- As part of Dying Matters awareness week, The Secret Library investigates the story behind a powerful poem on the subject of death and loss. Our Heritage Volunteer Maureen Jessop discovered the piece while reading and indexing the magazine of Leeds Girls’ High, the school that stood in Headingley from 1876 until its merger with Leeds Grammar School in 2005. It was signed simply ‘E. McD’ but, with a little research using resources at the Local and Family History Library, Maureen was able to identify the pupil who wrote it and uncover the tragic truth behind the verse.
The Last Homecoming
So you are dead, are dead, my little brother,
And forever sleeping under a marble stone;
So you have winged your way, like many another,
Down into the mystic silence and dark, alone.
The sunlit leaves in the dawn wind may be shaken,
The sky may fuse to a glory of molten blue,
The sun may set, and the moon and stars waken,
But never, never, never again for you.
You are lost to us; you are gone – ah, who knows whither?
Is it to the land you left when you first drew breath?
Are you one with the wind you loved, and does sorrow wither
To nothingness on the other side of death?
Beloved, if there is a God, you are in His keeping,
Young life, pure life, strong life, life that is clean and true,
Forever safe on another shore lies sleeping,
Till the great dawn comes, little brother, – and this was you.
(Published in Leeds Girls High School Magazine, issue 61, 1918)
The poet was Ethelwynne Stewart McDowall, who was born in Castleford in 1896. She was a pupil at Leeds Girls’ High School and had won a music scholarship. Her brother was Hugh Stewart McDowall, born in Castleford on 28 November 1898. Their parents were Robert Moffatt McDowall, an architect/surveyor, and Helen Murdoch McDowall, nee Stewart.
Hugh enlisted on 3 July 1917, as a sailor with the Mercantile Marine, but he suffered a severe illness after a long voyage. On his recovery, he was discharged and, on 4 December 1917, was “appointed to a temporary commission as 2nd Lieutenant (on probation) on the General List for duty with the Royal Flying Corps”. He was attached to the 62nd Training Squadron at Hounslow when he died on 28 June 1918 “as result of aeroplane acc.” [accident].
The circumstances of the accident were reported in the Hounslow News section of the Middlesex Chronicle, 29 June 1918:
ANOTHER FLYING OFFICER KILLED
Yesterday morning as Lt. Hugh Stewart McDowall, RAF, was flying over the district, his machine got out of control, and in falling crashed into one of the buildings of a local gunpowder factory. Both building and machine were wrecked, and the young officer was taken from the debris dead, his terrible injuries including broken back, legs and arms. Fortunately the petrol did not ignite, or the consequences might have been much more disastrous, as a large number of hands were working in the vicinity at the time.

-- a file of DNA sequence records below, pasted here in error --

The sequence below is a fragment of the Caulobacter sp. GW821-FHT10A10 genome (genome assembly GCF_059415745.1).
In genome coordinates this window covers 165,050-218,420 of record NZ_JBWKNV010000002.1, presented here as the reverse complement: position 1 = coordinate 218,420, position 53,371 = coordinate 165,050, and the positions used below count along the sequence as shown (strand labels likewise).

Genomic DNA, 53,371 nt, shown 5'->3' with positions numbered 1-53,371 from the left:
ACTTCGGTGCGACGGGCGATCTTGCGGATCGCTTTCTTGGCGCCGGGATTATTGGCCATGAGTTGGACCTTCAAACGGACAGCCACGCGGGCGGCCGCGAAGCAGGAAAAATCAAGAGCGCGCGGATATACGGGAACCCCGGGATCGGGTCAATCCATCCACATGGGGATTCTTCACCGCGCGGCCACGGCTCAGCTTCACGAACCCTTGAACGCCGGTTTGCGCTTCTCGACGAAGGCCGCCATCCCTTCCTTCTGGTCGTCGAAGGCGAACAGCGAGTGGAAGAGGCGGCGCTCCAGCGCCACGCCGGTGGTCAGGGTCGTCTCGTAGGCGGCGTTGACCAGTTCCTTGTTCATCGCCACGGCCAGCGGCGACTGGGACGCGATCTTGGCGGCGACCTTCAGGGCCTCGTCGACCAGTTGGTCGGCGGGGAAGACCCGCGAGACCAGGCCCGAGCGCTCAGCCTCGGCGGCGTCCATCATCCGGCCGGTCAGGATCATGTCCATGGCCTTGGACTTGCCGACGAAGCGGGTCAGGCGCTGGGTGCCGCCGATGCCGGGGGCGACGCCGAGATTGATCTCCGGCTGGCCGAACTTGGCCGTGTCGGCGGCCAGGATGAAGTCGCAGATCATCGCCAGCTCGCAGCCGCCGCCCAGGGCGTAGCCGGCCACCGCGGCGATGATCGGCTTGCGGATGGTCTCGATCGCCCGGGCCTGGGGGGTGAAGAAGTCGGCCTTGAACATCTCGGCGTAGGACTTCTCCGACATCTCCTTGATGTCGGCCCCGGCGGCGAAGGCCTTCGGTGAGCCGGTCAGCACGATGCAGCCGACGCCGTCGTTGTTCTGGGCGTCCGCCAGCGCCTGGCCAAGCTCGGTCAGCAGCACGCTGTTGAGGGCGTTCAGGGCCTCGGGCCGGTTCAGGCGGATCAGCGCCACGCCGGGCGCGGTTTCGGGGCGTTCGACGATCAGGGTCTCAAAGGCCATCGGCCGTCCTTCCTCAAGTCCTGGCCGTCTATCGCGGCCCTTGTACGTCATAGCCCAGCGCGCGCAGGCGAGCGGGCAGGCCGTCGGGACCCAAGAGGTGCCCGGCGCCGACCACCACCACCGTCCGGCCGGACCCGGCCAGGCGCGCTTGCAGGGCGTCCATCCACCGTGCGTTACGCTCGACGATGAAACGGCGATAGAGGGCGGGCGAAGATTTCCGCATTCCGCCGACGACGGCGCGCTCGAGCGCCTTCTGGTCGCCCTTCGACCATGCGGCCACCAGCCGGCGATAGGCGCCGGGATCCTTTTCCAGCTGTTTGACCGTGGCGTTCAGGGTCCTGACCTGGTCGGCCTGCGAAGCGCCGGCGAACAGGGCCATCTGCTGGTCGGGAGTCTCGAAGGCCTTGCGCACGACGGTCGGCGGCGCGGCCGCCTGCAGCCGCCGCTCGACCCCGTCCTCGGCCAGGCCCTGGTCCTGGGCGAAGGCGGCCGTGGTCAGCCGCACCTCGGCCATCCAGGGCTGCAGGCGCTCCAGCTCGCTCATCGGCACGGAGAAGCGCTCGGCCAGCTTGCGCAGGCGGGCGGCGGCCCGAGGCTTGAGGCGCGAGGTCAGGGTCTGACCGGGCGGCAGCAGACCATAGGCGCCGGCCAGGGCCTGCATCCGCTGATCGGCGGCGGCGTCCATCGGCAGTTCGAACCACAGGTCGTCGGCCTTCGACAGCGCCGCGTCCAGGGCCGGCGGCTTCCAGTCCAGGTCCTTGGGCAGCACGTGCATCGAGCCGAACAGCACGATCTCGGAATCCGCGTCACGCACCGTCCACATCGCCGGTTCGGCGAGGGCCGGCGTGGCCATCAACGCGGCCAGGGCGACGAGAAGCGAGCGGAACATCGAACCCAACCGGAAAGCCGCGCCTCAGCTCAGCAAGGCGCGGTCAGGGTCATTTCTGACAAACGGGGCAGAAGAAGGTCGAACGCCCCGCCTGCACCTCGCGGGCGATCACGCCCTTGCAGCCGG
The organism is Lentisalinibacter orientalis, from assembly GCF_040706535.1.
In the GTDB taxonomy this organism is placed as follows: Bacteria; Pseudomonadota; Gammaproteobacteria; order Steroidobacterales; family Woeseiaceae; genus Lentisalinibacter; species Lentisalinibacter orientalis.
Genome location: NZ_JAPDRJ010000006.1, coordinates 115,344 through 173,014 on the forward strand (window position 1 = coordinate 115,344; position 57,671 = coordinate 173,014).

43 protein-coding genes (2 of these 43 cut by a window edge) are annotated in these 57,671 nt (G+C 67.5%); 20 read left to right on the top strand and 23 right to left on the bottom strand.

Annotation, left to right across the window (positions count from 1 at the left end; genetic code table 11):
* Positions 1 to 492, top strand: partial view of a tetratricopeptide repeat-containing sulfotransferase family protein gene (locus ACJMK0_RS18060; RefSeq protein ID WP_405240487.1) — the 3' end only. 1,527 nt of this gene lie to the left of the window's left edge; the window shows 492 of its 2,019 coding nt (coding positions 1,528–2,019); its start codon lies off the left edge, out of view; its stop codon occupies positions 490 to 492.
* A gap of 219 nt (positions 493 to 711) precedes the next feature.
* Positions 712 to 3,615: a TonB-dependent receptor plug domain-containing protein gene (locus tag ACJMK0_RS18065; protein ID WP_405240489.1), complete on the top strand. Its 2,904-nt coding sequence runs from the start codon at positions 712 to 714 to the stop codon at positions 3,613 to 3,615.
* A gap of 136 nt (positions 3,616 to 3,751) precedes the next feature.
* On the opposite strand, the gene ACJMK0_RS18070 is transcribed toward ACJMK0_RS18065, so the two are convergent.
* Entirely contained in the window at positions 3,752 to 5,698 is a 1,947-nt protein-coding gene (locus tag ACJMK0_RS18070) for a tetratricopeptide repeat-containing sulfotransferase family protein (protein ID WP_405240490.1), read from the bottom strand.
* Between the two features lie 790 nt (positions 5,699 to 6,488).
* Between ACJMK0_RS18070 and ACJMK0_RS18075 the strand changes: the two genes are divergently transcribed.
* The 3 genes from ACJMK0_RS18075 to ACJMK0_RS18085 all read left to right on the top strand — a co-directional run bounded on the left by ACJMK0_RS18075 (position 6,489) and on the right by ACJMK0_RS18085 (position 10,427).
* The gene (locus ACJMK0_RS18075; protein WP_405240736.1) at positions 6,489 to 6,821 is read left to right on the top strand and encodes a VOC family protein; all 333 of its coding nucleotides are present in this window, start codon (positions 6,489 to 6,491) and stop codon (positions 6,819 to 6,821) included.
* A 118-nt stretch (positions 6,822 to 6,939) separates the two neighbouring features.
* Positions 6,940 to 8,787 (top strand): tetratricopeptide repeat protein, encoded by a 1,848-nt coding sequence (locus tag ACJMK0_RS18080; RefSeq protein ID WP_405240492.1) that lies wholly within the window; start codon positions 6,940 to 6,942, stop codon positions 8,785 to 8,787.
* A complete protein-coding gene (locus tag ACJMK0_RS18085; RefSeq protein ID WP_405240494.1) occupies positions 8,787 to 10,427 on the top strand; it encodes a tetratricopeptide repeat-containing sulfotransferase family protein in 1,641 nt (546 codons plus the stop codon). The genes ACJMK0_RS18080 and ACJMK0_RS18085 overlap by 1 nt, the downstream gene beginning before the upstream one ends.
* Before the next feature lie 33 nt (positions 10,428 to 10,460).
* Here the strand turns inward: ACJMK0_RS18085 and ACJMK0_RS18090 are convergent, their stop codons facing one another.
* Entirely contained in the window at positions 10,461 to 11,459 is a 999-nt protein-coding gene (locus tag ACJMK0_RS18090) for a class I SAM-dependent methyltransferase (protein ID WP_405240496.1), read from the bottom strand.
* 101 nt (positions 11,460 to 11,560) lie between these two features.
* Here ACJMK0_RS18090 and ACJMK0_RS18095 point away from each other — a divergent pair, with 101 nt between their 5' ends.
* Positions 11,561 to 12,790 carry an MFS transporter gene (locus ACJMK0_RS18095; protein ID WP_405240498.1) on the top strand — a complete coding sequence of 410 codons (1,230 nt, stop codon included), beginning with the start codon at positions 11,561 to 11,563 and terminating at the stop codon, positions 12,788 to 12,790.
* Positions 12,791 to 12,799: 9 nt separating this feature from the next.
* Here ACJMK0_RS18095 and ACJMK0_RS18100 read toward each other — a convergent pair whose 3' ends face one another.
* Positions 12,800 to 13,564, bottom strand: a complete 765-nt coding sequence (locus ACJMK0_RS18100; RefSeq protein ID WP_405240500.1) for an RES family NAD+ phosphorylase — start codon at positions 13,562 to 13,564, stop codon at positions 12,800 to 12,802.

It was surmised that Hugh was taken ill during the flight, as he had previously flown the machine and the engine was found to be in order after the accident. Hugh’s funeral was reported in the Hull Daily Mail on 3 July 1918:
FLYING OFFICER’S FUNERAL
Lieut. Hugh Stewart McDowall, RAF, aged 19, only son of R.M. McDowall of Victoria Avenue, Hornsea, was quietly laid to rest in Hornsea Cemetery on Tuesday, in the presence of his immediate relatives, after a service with full military honours, held on Sunday at Hounslow Aerodrome.
On 24 December 1919, the Hull Daily Mail also reported that, in Hornsea, “A war memorial tablet in brass was unveiled by the Rev. J.J. Matson Hillary in the Congregational Church on Sunday morning. The tablet bears the inscription, “The Souls of the Righteous are in the Hands of God. To the Glory of God, and in loving memory of the following members of this Church, who laid down their lives in the European War 1914-1919 … [Several names follow] … Hugh Stewart McDowall, Lieut. 62nd Training Squadron, RAF, accidentally killed at Hounslow, June 28 1918, aged 19. Make them to be numbered with Thy saints in glory everlasting. This tablet was erected by members of the congregation”.
- We’re proud to share with our readers the moving tribute paid to Hugh McDowall by his sister almost a century ago; and, as the anniversary of one of the First World War’s bloodiest battles, the Somme, approaches, we hope it gives you pause to think about those you hold dear and what they mean to you. We’ll be marking the hundred years since the Somme with a special exhibition at Leeds Central Library in June/July, together with a short series of talks and other events, including a poetry reading. Look out for more details soon.
5 Comments Add yours
Beautifully composed verse. Soberingly tragic in that, in times of conflict, young lives are lost in the most mundane of fashions. Begs the question; If there’d been no war, would Hugh have flown at all? Would he have taken ill? Would he have died in such a seemingly senseless fashion at the age of just nineteen years? Or not . . . R.I.P. comrade-at-arms SADF (Army) 1973 to 1990
Thanks for the comment. We agree – Ethelwynne’s words show a maturity beyond her young age.